2. Let it check immoderate sorrow and uncomely dejection of spirit; he is just in the afflictions of his people, but yet so that he is also faithful; he is a father when he beateth and indulgeth, when he smiles and when he frowns. Afflictions do not make void our adoption, they rather increase our confidence of it, Heb. xii. 5. Whatever we do upon other reasons, we should not suspect his love because of our afflictions. God’s strokes do not make void his promises, nor doth he retract his gift of pardon when he chastiseth. Mere crosses and troubles are not an argument of God’s displeasure, but acts of his faithfulness; so that we have reason to give thanks for his discipline, rather than question his love. In the book of Job it is made a mark of his love, as in those words which are so frequent, Job vii. 17, 18, ‘What is man that thou art mindful of him? that thou chastiseth him every morning, and triest him every moment?’ We are not only beneath his anger, but unworthy of his care, as if a prince should take upon him to form the manners of a beggar’s child; it is a condescension that the great God should deal with us, and suit his providences for our good.

3. This should check our fears and cares; his judgments are right and full of faithfulness; he will bear us through all our trials, and make an advantage of them, and perfect that grace which he hath begun, and finally bring us to eternal glory. The Lord’s faithfulness in keeping promises is often propounded as a strong pillar of the saints’ confidence: 1 Cor. i. 9, ‘Faithful is God, by whom ye are called;’ 1 Thes. v. 24, ‘Faithful is he that calleth you, who also will do it.’ He dispenseth all things with respect to our eternal welfare. But I am afraid of myself; I have provoked the Lord to leave me to myself; but the Lord will pardon weaknesses when they are confessed: 1 John i. 9, ‘If we confess our sins, he is just and faithful to forgive them,’ speaking to reconciled believers; and when we fall, the Lord hath 299ways and means to raise us up again, that we perish not; by checks of conscience: 2 Sam. xxiv. 10, ‘And David’s heart smote him when he had numbered the people;’ Ps. cxix. 59, ‘I thought on my ways,’ &c.; by the word, as Nathan roused up David, ‘Thou art the man.’ God, that foresaw all things, hath ordered them so that nothing shall cross his eternal purpose and promise made to us in Christ.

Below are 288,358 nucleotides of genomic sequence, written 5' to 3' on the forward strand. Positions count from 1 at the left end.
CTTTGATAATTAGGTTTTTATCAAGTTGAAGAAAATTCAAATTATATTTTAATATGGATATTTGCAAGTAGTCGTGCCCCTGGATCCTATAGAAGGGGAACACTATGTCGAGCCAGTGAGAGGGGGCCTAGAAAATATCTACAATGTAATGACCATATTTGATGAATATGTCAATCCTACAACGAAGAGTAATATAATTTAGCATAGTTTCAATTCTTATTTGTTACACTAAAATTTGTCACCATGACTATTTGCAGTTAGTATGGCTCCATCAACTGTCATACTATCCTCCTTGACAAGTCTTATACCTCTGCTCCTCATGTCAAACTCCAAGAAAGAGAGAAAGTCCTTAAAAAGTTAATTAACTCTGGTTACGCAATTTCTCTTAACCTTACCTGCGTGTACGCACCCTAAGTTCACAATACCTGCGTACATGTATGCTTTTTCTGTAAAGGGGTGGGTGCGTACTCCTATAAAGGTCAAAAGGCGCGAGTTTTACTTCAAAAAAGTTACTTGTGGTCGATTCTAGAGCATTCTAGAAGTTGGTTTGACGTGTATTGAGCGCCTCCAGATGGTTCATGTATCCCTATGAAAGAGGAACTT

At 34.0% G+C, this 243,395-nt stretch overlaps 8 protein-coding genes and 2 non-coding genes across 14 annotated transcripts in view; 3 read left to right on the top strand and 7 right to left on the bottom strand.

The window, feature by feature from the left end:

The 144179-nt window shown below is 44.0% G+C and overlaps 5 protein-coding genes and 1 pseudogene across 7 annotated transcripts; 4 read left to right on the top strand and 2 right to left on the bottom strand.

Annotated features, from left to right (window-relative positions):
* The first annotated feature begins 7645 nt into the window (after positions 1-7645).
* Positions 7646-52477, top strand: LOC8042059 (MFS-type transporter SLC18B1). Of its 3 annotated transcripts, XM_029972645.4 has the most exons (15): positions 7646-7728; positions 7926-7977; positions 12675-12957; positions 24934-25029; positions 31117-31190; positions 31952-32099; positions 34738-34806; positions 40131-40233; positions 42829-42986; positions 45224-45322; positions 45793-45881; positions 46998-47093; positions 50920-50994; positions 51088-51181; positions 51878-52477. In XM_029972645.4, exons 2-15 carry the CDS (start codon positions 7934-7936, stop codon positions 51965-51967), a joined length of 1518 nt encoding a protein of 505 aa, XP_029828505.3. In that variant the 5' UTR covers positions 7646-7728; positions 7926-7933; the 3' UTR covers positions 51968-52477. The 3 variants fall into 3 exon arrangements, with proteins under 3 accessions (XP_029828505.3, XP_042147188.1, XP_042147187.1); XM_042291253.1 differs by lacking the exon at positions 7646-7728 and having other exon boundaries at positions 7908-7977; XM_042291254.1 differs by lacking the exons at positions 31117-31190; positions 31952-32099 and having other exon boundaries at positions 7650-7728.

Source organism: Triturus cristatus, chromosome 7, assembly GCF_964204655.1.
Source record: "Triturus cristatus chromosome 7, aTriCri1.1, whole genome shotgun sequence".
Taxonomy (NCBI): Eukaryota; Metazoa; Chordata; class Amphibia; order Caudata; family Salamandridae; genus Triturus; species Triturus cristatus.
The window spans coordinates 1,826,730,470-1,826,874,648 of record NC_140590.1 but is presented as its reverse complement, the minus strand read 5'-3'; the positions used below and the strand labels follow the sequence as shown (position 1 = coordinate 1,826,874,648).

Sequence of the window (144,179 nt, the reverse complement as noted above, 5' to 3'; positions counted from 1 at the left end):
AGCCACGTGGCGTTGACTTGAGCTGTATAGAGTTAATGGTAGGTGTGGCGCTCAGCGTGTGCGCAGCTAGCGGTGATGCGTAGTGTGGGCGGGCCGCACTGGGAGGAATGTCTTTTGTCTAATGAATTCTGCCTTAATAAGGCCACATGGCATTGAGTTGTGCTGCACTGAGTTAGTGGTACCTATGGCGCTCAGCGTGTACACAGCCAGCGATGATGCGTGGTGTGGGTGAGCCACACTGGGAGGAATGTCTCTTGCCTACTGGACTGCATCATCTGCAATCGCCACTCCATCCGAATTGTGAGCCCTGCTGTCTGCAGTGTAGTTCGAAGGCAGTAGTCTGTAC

Use 2. Let us acknowledge God’s justice and faithfulness in all things that befall us. For motives, consider—

1. It is much for the honour of God, Ps. li. 4, that, under the cross, we should have good thoughts of God, and clear him in all that he saith and doth, see love in his rebukes.

2. It is for our profit; it is the best way to obtain grace to bear afflictions, or to get deliverance out of them. When God hath humbled his people, exercised their grace, he will restore to them their wonted privileges; he waiteth for the creatures’ humbling, Lev. xxvi. 41, 42.

For means:—

[1.] You must be one in covenant with God, for to them the dispensations of God come marked not only with justice, as to all, but faithfulness: Ps. xxv. 10 ‘All the ways of the Lord are mercy and truth to them that keep his covenant.’

[2.] You must examine yourselves; the Lord complains of the neglect of this, that when they were in affliction they would not consider: Jer. viii. 6, ‘No man said, What have I done?’ If you would consider, you would see cause enough to justify God: Lam. iii. 39, 40, ‘Wherefore doth a living man complain? Let us search and try our ways, and turn to the Lord.’

[3.] You must observe providence, and your hearts must be awake and attend to it: Ps. cvii. 43, ‘Whoso is wise, and will observe these things, even they shall understand the loving-kindness of the Lord;’ Eccles. vii. 14, ‘In the day of adversity consider.’

[4.] You must be such as value not your happiness by the increase or decrease of worldly comforts, but by the increase or decrease of grace in your souls: 2 Cor. iv. 16, ‘For this cause we faint not, because, though our outward man perish, yet our inward man is renewed day by day.’ If you value yourselves by your outward condition, you will still be imbrangled; you should more highly esteem of and be more solicitous about the welfare of your souls in a time of affliction than of all things else in the world: and you will more easily submit and more wisely consider of his doing, and the better understand your interest. When the main care is about your souls, you will value other losses the less, as long as your jewel is in safe hands.

[5.] You must resign your souls to God entirely without exception, refer yourselves to his methods, and let him take his own way to bring you to everlasting glory. When you do with quietness of heart put yourselves into God’s hands, as being persuaded of his love and faithfulness, you will be the sooner satisfied in God’s providence, seeing he doth all things well. The apostle bids them, 1 Peter iv. 19, put your souls in Christ’s hands, and hold on your duty with courage and confidence, cheerfully and constantly. You have no reason to doubt but Christ will take the custody and charge of the soul that is committed 300to him: 2 Tim. i. 12, ‘I know whom I have believed, that he is able to keep that I have committed to him.’ Venture your souls in this bottom; he hath power to keep it, he hath pawned his faithfulness in the promise.